October Blog Series
Like many women, I took the idea of cancer screening a little lightly. Even before my accident which rendered me quadriplegic, my appointments with my gynecologist were often very far apart because I wanted to avoid the discomfort of the gynecological exam. I thought I was too young to get cancer anyway! Life would prove me wrong.
When I was thirty three, I developed ongoing abdominal pain, an extremely swollen stomach and excessive sweating. An emergency room doctor quickly diagnosed a bladder infection, and told me it was common in people with quadriplegia. This was despite the fact that after eleven years I knew my own body and I knew that the symptoms I had were not those of a bladder infection. They sent me home with a prescription for antibiotics which I never took.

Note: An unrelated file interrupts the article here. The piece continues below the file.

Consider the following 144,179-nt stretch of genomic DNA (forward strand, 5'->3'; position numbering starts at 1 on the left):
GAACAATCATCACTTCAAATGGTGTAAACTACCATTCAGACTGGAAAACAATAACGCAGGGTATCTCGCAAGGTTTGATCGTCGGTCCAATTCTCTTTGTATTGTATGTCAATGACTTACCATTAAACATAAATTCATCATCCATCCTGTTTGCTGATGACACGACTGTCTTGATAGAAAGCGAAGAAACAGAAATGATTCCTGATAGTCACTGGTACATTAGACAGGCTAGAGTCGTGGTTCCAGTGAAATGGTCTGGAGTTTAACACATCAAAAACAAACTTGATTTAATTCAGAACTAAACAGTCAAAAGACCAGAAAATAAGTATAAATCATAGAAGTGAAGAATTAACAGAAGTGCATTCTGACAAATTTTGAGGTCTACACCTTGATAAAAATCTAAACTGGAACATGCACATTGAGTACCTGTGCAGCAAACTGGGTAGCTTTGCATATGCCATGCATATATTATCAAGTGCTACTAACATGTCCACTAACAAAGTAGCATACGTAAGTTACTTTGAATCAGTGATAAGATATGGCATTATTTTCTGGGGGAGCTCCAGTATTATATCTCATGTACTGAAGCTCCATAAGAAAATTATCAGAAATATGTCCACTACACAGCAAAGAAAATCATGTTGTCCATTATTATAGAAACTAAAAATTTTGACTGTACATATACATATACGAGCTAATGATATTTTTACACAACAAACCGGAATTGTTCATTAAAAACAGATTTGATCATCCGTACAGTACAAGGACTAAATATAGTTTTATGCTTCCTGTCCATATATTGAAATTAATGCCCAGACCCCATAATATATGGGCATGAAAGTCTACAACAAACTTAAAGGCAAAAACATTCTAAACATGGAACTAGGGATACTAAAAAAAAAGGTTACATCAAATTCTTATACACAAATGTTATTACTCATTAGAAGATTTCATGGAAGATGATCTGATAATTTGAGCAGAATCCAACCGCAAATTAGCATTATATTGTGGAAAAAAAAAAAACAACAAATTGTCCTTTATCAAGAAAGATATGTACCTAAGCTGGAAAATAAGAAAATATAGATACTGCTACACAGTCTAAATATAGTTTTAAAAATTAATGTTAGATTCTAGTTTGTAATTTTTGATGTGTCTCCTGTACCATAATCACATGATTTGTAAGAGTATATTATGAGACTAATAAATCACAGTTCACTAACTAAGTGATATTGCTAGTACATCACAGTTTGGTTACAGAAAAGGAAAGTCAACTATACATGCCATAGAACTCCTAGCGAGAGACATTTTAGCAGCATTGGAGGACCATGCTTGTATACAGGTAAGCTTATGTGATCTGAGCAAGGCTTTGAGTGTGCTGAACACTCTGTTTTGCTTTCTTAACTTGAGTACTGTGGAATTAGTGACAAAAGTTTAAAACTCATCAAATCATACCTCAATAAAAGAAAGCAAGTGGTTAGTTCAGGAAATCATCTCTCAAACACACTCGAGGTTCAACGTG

Only a few months later, a gynecologist discovered a cancerous mass the size of a grapefruit attached to my ovary. I did not receive chemotherapy or radiation therapy because of the lack of statistics on the type of rare cancer I had and to prevent any unknown side effects on my body. We opted for more standard follow up.
However, I am not completely reassured. I have not yet found a place where I can have a full screening without complications. It is always necessary for me to travel with an attendant who is physically able to assist me in transfers. But I now realize the importance of prevention and despite the drawbacks, I continue to follow up with my health care provider as recommended.
My personal recommendation to all women would be to visit their healthcare provider as often as recommended. And health care providers need to better tailor services to make them completely accessible.
In the meantime, health care locations that are already accessible should be clearly identified. At a minimum, the physical location must be accessible, there should be a place to change and go to the bathroom without a problem and an adjustable examination table. Having staff that are trained in providing service to people with disabilities would also be helpful. Ultimately, women with disabilities need to be able to obtain services adapted to our needs, regardless of our physical condition.
Activist, President of the board of directors of Kéroul